Apparently satisfied that President Carter's handling of the Cuba dispute has defused a potential U.S.-Soviet crisis, soviet leaders are moving on to arms control in Europe as the next superpower test of will and intentions.

In interviews given on the condition that they not be identified senior Kremlin officials this week expressed both praise of Carter's Oct. 1, speech on Cuba and dismay about the initial American skepticism toward Leonid Brezhnev's disclosure Saturday of Soviet troop cuts in East Germany and his proposals to reduce nuclear arsenals in Central Europe.

These highly authoritative sources described Brezhnev's speech as "practically an invitation to the United States to begin cooperation for Salt III before the formal negotiations start."

While announcing a 12-month reduction of up to 20,000 Soviet troops and 1,000 tanks in East Germany, Brezhnev offered several ideas to cut back both sides' nuclear-tipped missile forces and begin the next round of strategic arms limtation talks "immediately after entry into force of the Salt II treaty."

At the same time, he warned anew that in the Soviet view, a U.S. plan to deploy new nuclear-tipped Pershing and Cruise missiles in Western Europe targeted on the Soviet Union would "upset the balance of forces that has taken shape in Europe", bringing certain Soviet response.

A high-level NATO study group supports the plan as redress of Western weakness in the face of what it says is substantial Warsaw Pact and Soviet military superiority in Central Europe. NATO defense ministers are likely to approve the plan at a mid-December meeting, and Soviet moves and statements on the issue must be seen in that light.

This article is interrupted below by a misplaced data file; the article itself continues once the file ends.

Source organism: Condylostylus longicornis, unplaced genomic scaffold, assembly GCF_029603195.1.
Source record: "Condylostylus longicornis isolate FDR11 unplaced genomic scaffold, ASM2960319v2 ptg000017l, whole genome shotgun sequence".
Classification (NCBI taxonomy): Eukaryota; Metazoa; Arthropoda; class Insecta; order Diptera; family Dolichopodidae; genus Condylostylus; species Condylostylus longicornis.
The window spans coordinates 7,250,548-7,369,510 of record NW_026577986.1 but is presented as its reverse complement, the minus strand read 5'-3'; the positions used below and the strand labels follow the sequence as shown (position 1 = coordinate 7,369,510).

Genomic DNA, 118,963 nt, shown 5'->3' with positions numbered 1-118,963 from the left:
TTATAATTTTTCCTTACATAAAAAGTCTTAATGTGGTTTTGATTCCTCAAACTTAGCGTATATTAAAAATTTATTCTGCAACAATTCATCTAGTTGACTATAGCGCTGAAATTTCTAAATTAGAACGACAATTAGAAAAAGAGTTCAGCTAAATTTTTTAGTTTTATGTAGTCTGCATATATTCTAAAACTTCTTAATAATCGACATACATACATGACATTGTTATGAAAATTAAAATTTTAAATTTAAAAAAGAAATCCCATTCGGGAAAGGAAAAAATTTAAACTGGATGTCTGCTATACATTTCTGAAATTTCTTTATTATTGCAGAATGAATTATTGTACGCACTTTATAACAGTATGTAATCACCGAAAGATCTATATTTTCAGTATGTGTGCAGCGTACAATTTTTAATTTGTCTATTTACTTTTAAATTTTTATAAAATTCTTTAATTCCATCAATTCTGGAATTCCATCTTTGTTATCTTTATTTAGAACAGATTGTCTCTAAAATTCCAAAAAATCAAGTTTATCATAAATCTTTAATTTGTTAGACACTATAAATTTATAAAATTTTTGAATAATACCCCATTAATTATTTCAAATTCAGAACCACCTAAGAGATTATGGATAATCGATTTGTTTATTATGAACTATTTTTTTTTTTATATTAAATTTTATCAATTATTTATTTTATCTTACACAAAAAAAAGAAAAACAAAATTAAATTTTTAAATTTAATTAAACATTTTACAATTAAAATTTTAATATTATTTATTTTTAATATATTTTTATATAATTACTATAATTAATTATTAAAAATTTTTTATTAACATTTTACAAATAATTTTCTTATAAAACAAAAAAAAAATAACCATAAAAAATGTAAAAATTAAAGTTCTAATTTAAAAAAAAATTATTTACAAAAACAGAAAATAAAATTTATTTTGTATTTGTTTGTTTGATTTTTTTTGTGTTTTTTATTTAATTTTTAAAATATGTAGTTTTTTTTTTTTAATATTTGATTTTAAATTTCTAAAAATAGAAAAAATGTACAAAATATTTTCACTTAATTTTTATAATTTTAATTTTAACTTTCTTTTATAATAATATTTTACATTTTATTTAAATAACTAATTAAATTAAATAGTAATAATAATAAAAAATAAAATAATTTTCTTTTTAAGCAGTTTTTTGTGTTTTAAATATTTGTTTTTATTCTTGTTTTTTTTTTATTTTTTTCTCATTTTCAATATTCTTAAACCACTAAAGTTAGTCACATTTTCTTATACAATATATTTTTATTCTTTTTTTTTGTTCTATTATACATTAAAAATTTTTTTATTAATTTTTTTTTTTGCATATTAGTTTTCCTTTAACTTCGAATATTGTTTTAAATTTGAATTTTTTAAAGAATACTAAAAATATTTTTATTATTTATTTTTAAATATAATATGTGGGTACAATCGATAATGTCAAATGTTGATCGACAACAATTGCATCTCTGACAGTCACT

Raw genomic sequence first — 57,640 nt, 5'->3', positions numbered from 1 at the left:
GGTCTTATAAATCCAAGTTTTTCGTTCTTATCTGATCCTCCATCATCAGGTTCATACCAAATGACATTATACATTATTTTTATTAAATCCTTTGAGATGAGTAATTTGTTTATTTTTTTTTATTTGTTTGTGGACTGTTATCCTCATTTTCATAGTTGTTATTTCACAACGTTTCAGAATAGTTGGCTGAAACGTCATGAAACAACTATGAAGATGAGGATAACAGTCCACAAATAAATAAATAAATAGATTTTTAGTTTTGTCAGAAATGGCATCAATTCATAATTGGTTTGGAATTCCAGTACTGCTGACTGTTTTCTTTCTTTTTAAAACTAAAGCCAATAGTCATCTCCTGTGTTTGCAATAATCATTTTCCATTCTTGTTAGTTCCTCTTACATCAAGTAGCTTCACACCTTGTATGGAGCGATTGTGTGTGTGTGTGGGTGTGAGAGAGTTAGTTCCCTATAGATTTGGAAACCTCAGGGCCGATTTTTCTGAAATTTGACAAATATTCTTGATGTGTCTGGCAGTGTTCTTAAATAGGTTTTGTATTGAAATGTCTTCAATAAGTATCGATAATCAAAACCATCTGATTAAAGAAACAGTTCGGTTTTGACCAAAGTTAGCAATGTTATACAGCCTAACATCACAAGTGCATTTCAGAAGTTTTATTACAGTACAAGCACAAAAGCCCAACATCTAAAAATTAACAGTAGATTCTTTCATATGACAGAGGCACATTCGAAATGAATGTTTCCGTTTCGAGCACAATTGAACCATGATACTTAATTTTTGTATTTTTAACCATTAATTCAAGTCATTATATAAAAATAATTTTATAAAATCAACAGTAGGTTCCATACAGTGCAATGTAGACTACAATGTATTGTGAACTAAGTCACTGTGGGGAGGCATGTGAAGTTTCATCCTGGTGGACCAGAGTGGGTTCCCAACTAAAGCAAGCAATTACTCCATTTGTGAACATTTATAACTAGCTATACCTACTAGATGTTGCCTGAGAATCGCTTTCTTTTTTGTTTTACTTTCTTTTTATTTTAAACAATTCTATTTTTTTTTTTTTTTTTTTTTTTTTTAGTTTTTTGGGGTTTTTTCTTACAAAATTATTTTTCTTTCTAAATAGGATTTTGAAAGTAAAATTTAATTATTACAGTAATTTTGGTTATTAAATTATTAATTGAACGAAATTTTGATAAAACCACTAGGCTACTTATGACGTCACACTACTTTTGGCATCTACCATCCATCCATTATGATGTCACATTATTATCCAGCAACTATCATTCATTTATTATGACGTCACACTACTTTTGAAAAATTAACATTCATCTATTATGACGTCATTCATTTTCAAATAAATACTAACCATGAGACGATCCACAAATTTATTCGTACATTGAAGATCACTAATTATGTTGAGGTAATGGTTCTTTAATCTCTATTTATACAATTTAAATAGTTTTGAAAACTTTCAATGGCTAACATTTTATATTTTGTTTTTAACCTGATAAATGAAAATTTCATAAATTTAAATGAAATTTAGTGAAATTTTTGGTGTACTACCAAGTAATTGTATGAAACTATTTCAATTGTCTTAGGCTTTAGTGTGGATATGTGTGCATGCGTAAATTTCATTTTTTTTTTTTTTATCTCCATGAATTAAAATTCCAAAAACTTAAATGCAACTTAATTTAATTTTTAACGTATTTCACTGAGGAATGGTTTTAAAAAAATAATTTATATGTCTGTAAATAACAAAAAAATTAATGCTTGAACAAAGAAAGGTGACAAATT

That senior Soviet officials here, who seldom speak to Westerners, would feel it necessary to amplify and expand on their leader's East Berlin speech so quickly underscores the Kremlin perception of the high stakes Moscow and Washington now are playing for in Europe and the state of tension that exists between the two capitols in the aftermath of the crisis over Soviet troops in Cuba. That crisis left the SALT II tready in doubt of ratification by the U. S. Senate.

Brezhnev said the Soviets back a start of the next round of strategic arms limitation talks "immediately after entry into force of the SALT II treaty." But the treaty is still hostage to the controversy over the Soviet troops and Carter's countermeasures, which include beefed-up American military strength in the Caribbean as an alternative to his unsuccessful effort to get the Soviets to withdraw the units.

Just before Carter's Oct. 1 address announcing his moves. Central Committee American specialist Georgi Arbatov in an interview said it was up to the administration to show "enough wisdom and statesmanship" to defuse the issue and free the treaty for Senate ratification.

Soviet propaganda has since denounced Carter's handling of the crisis as "gunboat diplomacy," but senior Soviet sources said privately they regard the president's speech, in the words of one, "the most courageous" of his term because he skirted direct confrontation with the Soviets over what the Kremlin has always termed a "fabricated issue."

This private praise may be reflected publicly in the fact that the Soviets have been relatively restrained in their handling of the troop controversy. It is unthinkable that the Soviets would publicly approve of Carter's moves, since this would anger Fidel Castro and tend to weaken the Soviet position that the outcome could not have been any different.